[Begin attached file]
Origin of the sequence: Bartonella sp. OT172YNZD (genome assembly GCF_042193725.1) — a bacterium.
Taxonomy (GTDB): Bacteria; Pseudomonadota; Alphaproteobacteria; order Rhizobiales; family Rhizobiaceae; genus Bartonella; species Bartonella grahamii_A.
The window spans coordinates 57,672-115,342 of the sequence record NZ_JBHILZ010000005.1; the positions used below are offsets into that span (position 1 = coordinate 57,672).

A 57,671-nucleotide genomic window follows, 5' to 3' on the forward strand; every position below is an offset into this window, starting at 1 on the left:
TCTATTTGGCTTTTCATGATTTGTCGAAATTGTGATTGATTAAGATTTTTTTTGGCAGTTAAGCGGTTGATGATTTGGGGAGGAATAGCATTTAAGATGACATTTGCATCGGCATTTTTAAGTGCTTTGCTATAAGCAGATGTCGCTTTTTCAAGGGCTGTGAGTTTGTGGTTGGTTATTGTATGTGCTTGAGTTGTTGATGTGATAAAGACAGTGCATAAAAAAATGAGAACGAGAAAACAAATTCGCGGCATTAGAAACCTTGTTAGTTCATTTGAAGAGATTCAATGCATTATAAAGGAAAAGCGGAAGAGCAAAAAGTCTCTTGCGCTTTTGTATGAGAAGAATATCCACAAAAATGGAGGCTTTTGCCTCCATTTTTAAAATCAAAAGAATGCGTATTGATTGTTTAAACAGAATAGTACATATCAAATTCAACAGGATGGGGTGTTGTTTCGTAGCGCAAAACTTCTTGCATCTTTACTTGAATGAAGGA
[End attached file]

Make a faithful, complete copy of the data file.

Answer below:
Origin of the sequence: Bartonella sp. OT172YNZD (genome assembly GCF_042193725.1) — a bacterium.
Taxonomy (GTDB): Bacteria; Pseudomonadota; Alphaproteobacteria; order Rhizobiales; family Rhizobiaceae; genus Bartonella; species Bartonella grahamii_A.
The window spans coordinates 57,672-115,342 of the sequence record NZ_JBHILZ010000005.1; the positions used below are offsets into that span (position 1 = coordinate 57,672).

A 57,671-nucleotide genomic window follows, 5' to 3' on the forward strand; every position below is an offset into this window, starting at 1 on the left:
TCTATTTGGCTTTTCATGATTTGTCGAAATTGTGATTGATTAAGATTTTTTTTGGCAGTTAAGCGGTTGATGATTTGGGGAGGAATAGCATTTAAGATGACATTTGCATCGGCATTTTTAAGTGCTTTGCTATAAGCAGATGTCGCTTTTTCAAGGGCTGTGAGTTTGTGGTTGGTTATTGTATGTGCTTGAGTTGTTGATGTGATAAAGACAGTGCATAAAAAAATGAGAACGAGAAAACAAATTCGCGGCATTAGAAACCTTGTTAGTTCATTTGAAGAGATTCAATGCATTATAAAGGAAAAGCGGAAGAGCAAAAAGTCTCTTGCGCTTTTGTATGAGAAGAATATCCACAAAAATGGAGGCTTTTGCCTCCATTTTTAAAATCAAAAGAATGCGTATTGATTGTTTAAACAGAATAGTACATATCAAATTCAACAGGATGGGGTGTTGTTTCGTAGCGCAAAACTTCTTGCATCTTTACTTGAATGAAGGA